People prayed through tears and pastors fell to their knees and asked for forgiveness and strength on behalf of Walterboro.
Thursday evening, a crowd of between 200 and 300 people gathered in the heart of Walterboro’s downtown at a park for a prayer vigil. Community spiritual leaders organized the service to bring the town together in the wake of recent violence.
“If we can come together as one we can be effective,” said Eric J. Campbell, one of more than a dozen pastors who encouraged their churches to come out to the vigil. “We can’t be effective if we’re always divided. That’s always been a problem.”
The pastors’ praised the diversity of black and white believers of varying denominations for being unified at the vigil.
Though the service came a day after the death of RaNiya Wright, a 10-year-old girl at Forest Hill Forest Elementary who died after a fight, the service didn’t address specific community issues. Rather, it was meant to offer a time for introspection.
The reflective mood contrasted with an angry rally outside a school board meeting only hours before.
Campbell, along with Pastor Zane Brown, led the group to look inward for the source of violence in Walterboro.
“This is our fault,” Brown said. “This is the fault of the people of God not being the people of God.”
The declaration brought “Amens” from the crowd.
Brown said he would ask the pastors and the crowd to do something they typically don’t do and he went down on both knees, followed by all the church leaders and many in the crowd.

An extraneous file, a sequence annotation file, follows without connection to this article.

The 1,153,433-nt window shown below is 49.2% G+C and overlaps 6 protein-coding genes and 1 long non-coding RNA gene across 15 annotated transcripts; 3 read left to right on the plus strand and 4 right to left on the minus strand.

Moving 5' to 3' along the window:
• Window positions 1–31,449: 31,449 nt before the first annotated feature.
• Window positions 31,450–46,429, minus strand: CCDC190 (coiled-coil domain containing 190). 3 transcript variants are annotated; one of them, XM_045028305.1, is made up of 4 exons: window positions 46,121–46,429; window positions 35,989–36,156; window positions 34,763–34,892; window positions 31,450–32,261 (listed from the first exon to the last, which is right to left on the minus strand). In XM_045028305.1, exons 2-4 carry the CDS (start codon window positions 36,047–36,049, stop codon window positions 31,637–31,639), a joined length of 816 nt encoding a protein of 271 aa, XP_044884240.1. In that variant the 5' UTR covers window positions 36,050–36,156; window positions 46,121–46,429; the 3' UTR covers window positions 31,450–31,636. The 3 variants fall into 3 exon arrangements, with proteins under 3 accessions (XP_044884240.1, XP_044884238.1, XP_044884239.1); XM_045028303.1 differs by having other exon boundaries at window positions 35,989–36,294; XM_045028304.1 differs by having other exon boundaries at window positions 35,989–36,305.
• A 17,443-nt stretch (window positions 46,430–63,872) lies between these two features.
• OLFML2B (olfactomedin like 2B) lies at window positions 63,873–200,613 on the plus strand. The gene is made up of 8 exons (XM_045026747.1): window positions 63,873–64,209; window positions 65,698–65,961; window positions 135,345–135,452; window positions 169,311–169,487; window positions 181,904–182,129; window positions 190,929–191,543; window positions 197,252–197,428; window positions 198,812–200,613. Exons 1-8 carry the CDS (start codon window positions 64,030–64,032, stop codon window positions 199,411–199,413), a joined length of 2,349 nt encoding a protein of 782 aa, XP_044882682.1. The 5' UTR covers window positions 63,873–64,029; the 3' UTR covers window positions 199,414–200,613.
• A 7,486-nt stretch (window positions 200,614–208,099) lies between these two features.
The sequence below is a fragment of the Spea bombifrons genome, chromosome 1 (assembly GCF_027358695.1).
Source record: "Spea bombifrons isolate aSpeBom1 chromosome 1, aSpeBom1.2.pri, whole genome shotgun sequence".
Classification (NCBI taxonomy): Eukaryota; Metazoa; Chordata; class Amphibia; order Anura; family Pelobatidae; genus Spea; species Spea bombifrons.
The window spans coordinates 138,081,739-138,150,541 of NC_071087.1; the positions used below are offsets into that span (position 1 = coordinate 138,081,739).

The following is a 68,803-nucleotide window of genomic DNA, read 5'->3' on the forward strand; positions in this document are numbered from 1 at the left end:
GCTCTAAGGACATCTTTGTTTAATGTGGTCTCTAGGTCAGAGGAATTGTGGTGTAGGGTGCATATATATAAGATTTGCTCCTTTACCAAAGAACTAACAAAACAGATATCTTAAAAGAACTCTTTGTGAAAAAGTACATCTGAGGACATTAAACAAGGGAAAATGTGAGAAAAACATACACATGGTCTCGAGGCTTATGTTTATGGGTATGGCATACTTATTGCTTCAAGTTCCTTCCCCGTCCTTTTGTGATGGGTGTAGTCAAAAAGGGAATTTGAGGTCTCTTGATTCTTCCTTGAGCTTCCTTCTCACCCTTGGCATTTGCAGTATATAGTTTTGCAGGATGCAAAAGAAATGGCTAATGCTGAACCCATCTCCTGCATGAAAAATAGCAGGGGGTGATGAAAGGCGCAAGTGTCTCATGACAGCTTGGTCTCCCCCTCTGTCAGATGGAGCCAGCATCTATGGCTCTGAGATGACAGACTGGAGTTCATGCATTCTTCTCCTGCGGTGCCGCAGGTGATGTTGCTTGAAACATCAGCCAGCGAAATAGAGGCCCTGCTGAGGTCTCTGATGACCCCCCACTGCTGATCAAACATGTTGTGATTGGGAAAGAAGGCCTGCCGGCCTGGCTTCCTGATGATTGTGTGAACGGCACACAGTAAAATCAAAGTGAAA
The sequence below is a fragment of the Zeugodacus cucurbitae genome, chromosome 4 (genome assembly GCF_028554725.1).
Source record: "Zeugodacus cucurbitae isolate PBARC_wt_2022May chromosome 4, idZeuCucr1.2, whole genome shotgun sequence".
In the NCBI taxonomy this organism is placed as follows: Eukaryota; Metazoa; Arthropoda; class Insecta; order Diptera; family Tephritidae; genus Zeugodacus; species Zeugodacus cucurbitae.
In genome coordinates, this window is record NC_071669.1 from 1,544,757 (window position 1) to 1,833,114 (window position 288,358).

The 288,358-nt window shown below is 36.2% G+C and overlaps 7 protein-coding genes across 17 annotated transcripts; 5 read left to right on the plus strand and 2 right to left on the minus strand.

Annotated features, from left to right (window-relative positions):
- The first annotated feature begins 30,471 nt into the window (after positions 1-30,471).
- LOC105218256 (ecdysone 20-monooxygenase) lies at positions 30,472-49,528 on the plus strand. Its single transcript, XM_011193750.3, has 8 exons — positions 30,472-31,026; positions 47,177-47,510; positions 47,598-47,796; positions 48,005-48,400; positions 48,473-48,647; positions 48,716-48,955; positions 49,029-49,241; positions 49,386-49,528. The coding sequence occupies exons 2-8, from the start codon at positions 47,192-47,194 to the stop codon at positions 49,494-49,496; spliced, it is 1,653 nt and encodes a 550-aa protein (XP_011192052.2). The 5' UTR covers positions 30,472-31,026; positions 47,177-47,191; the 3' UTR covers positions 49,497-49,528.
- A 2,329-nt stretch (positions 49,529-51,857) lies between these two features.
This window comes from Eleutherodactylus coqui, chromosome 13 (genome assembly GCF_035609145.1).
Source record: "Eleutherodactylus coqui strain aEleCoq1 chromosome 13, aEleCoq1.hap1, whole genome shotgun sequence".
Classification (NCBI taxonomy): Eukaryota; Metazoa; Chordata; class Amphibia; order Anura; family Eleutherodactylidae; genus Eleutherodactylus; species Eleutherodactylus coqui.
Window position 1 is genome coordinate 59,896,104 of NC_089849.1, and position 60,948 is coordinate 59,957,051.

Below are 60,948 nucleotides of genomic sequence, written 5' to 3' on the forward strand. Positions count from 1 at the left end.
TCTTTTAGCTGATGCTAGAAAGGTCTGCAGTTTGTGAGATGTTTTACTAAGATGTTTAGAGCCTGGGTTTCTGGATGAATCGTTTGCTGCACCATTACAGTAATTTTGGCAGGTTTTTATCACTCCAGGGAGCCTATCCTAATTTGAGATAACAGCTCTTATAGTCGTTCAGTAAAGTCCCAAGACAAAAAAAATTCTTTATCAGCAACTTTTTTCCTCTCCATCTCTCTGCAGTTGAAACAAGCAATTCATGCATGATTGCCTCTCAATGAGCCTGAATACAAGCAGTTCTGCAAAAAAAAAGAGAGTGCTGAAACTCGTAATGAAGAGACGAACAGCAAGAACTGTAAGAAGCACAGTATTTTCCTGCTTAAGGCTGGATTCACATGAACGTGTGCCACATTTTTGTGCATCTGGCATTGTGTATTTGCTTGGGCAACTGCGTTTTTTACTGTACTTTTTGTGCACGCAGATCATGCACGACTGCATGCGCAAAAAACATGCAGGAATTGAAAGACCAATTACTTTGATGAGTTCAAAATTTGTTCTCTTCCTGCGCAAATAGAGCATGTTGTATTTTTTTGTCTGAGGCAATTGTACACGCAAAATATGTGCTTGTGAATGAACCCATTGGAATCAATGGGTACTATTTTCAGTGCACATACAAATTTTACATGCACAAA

In a long prayer, Brown offered scripture that encouraged people to “turn from their wicked ways.”
Campbell also offered a long prayer that included words for RaNiya, her mother and family, the other student involved in the fight and family as well as all of Colleton County and its public officials.
Campbell referred to the main pathways from Interstate 95 into Colleton County and prayed to Jesus about watching over the community.
“Exit 57 is covered in your blood,” Campbell said. “Exit 53...is covered in your blood.”
U.S. Rep. Joe Cunningham also attended the event, saying that he and his wife, Amanda, wanted to show the community and RaNiya’s family that they care.
“We love them,” Cunningham said. “We’re here to show our support during the midst of this terrible, terrible tragedy.”
The service and RaNiya’s death brought Gloria Brown to tears. A middle school teacher in Colleton County, Brown spent her childhood going through the county’s schools. RaNiya’s death has brought much into perspective, Brown said.
“I came back here to teach in the community I love,” she said. “The problems here are complex. But it’s not like it’s different from any cities. … This tragedy has just brought light to a systematic problem in the United States.”
Timika Crosby, pastor of Greater New Jerusalem Church of Walterboro, called the event “beautiful.”
“It was needed,” she said. “It was needed to show you don’t cry alone.”